House of Hope’s Peer Mentor program, a job-readiness program for homeless men and women, includes training in advanced first aid
SHORTLY AFTER 10 P.M. ON COLUMBUS DAY, 2015, Regina Perreault, a House of Hope supervisor at Harrington Hall, the big homeless shelter in Cranston, discovered one of the residents unconscious in a shower room.
As she phoned 911 to summon paramedics, Perreault also called for Kyle,* 45, another resident of the shelter, to follow her into the shower area.
“The gentleman had a bluish, gray color,” Kyle recalls, “and I turned him over to see if he was breathing. He wasn’t.”
Kyle applied two strong “rescue breaths,” but still the man didn’t respond. So Kyle began full CPR (cardiopulmonary resuscitation). A fellow resident, Thomas, took the man’s pulse, but couldn’t feel one.
Knowing the man had a drug history, Perreault called for Lawton, 29, a resident who was lying on his bunk in the vast rows of beds at the shelter. She knew Lawton was equipped with Narcan, the drug overdose antidote.
Rushing to the shower area, Lawton got ready to administer the antidote, but the needle wasn’t working. He turned to Thomas, who also had a Narcan rescue kit. Lawton calmly plunged the needle into the man, as Kyle continued CPR. Within seconds, Lawton says, the man “came back to life.”
By the time the rescue unit arrived, the once-unconscious resident was on his feet, claiming that he was “fine.” To the contrary, Lawton told him, he had to go with the paramedics: “We brought you back from the dead.”
Program provides intensive training
HOW WAS IT THAT RESIDENTS of an overnight shelter – men who were themselves homeless and presumably at a low period in their lives – could employ sophisticated lifesaving techniques so calmly, confidently and skillfully?
It was no accident.
The men were participants in a “Peer Mentor Training Program” begun this year by House of Hope Community Development Corporation, a nonprofit agency that manages Harrington Hall and has worked more than a quarter century to find solutions to homelessness in Rhode Island.
The six-week Peer Mentor course qualifies homeless men and women for paid staff positions at House of Hope facilities such as Harrington Hall and jobs at other social service agencies. It’s a way of helping them chart a course out of homelessness.
Training up to eight participants at a time, the course provides intensive certificate-level instruction in first fid, CPR and administration of Narcan, also known as naloxone.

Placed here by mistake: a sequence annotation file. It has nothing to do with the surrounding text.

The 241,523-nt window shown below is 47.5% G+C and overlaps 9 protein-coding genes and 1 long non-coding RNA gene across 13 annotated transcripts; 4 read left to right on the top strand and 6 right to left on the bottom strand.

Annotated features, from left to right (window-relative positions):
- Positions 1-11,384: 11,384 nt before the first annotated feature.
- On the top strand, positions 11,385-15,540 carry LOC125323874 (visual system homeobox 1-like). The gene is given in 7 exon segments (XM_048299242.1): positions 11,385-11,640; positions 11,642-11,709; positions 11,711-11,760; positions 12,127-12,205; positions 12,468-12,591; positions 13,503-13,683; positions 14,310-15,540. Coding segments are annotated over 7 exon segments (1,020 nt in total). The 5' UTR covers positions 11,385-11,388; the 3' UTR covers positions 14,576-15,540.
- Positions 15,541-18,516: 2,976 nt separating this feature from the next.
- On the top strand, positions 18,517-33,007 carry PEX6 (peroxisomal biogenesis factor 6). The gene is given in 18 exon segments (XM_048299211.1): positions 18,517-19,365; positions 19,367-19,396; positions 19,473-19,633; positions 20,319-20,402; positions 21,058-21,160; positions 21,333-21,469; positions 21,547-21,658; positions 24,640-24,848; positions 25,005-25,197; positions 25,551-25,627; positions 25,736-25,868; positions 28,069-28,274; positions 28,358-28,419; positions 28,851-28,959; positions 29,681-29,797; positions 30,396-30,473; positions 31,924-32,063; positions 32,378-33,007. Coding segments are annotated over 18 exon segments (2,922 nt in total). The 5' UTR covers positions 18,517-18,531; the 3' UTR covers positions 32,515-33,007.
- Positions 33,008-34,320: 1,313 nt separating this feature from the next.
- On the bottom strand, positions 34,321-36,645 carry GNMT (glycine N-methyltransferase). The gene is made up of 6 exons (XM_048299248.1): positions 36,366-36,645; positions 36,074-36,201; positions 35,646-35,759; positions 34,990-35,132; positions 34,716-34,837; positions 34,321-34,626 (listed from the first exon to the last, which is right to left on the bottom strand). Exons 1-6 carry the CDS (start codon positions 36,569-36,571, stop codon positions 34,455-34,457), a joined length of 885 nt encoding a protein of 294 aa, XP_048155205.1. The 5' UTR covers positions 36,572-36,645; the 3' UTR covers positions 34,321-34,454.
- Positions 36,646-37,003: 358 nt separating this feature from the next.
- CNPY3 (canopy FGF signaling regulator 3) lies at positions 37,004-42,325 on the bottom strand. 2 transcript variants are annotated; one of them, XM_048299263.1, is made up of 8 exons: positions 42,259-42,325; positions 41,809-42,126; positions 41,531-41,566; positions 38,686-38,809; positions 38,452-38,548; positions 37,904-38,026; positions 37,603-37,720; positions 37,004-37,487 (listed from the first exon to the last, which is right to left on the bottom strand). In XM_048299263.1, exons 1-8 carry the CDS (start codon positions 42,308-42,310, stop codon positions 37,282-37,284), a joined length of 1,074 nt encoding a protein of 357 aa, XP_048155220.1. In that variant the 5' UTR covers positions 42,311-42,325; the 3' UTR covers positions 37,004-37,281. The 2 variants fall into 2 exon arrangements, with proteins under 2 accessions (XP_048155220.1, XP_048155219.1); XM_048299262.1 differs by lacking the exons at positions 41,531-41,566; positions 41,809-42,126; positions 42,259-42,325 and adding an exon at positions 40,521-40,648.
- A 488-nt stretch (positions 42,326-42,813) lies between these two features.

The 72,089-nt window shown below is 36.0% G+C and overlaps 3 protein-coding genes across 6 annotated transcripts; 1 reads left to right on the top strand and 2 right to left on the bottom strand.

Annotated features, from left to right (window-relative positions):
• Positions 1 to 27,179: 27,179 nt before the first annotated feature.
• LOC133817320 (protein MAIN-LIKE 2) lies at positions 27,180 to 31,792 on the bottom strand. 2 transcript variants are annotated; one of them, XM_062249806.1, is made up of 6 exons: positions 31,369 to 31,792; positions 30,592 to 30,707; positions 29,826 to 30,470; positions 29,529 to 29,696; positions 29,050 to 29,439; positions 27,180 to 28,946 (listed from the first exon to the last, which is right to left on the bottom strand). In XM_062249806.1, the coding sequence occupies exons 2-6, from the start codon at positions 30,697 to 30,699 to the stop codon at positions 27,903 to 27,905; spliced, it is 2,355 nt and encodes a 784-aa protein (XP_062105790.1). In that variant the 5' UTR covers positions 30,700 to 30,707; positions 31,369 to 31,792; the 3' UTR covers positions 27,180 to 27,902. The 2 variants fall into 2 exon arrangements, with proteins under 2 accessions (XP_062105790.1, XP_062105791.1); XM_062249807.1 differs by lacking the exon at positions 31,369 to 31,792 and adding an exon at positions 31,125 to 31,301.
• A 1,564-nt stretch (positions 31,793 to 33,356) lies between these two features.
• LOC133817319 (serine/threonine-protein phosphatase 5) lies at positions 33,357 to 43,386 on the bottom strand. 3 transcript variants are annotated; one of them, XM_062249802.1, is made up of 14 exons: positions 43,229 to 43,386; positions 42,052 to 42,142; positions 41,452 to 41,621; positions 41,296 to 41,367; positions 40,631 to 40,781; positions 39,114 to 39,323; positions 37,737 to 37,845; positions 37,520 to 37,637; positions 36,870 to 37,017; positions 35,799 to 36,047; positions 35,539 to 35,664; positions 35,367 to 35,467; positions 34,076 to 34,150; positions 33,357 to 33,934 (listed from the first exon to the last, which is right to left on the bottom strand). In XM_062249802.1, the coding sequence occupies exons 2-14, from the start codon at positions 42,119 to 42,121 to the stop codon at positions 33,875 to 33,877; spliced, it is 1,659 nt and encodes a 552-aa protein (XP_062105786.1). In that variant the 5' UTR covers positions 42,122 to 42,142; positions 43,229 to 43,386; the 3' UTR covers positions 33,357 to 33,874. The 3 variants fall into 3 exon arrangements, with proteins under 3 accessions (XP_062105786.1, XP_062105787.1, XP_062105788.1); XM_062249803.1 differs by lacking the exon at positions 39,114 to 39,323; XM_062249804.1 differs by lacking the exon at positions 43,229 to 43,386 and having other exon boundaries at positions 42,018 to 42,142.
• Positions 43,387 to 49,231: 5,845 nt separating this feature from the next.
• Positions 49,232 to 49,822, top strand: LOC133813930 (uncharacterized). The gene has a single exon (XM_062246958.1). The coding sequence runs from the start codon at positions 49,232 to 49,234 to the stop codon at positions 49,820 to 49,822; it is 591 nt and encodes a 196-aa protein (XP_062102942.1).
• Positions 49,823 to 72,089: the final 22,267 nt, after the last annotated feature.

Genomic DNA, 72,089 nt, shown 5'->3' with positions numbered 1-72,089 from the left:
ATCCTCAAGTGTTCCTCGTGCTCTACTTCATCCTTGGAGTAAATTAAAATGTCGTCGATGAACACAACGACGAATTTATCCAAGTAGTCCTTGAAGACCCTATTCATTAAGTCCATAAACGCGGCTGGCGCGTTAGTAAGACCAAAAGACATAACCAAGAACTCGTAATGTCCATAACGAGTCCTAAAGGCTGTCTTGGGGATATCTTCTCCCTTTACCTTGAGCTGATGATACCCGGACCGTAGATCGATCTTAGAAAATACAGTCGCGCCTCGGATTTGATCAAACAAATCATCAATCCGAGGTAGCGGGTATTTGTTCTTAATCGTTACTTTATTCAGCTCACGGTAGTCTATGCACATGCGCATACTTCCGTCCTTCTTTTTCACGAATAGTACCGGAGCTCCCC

Other topics include social service procedures, such as protecting the confidentiality of clients, use of non-violent techniques to de-escalate arguments, understanding the challenges facing gay and transgender people and learning to maintain appropriate boundaries between clients and the people who help them.
So far, one program graduate has been hired to House of Hope’s fulltime staff at Harrington Hall and a Pawtucket winter shelter. Nine Mentors have been placed in paid internships at House of Hope and another agency that helps battered women.
“If that guy had been on a downtown sidewalk, how many people would have just walked by?”
The goal is twofold: qualifying former and current homeless people to work in paying jobs, an obvious step in finding permanent homes; and bolstering their self-esteem and confidence as they overcome the dispiriting experience of homelessness.
“All of them want to give back,” says Theresa LaPerche Nobrega, a House of Hope staffer who coordinates Peer Mentor program, saying that as the participants find their way out of homelessness, they want to help others do the same.
“It really shows their character,” she says. Looking back at the Oct. 12 incident in which Kyle, Lawton, Thomas and other Peer Mentors aided the unconscious man, she notes this might not have happened in a different setting:
“If that guy had been on a downtown sidewalk, how many people would have just walked by?”
A new approach to ending homelessness
HEADQUARTERED IN WARWICK, House of Hope owns or operates 22 sites throughout Greater Providence and oversees a range of social service programs designed to end homelessness.
The agency took over the state contract to run Harrington Hall in 2009, when the shelter was mainly a revolving door for chronically homeless men, with little being done to help them other than to provide a place to sleep on a night-to-night basis.
A former gymnasium at the Pastore Center in Cranston, the state’s historic institutional complex that includes prisons, hospitals, a traffic tribunal and offices for state agencies, Harrington Hall officially has 88 beds. But often, it houses 140 men a night, with some forced to sleep on mats on the floor.
When it took over, House of Hope began offering intensive counseling to steer shelter residents to social, health and other services to help them break the cycle of homelessness. Indeed, some long-term homeless residents have moved into stable, safe housing, with some able to pay the full rent.
Now, under a new plan developed by Jean M. Johnson, House of Hope’s executive director, a “rapid assessment and rehousing center” is being created at Harrington Hall. The goal is to reduce the need for emergency shelter beds through programs designed to quickly guide more people to permanent homes, as well as to prevent people from becoming homelessness.
The Peer Mentor Training Program is the first of the center’s vocational programs, which will use Harrington Hall’s staff functions activities, as well as the facility’s operating systems, as job training opportunities.
Since spring, the Peer Mentor program has been qualifying shelter residents for regular staff positions at Harrington Hall, such as overnight security, coordination of day programs, outreach to homeless people living on the streets and similar jobs.
Other programs are on the drawing board.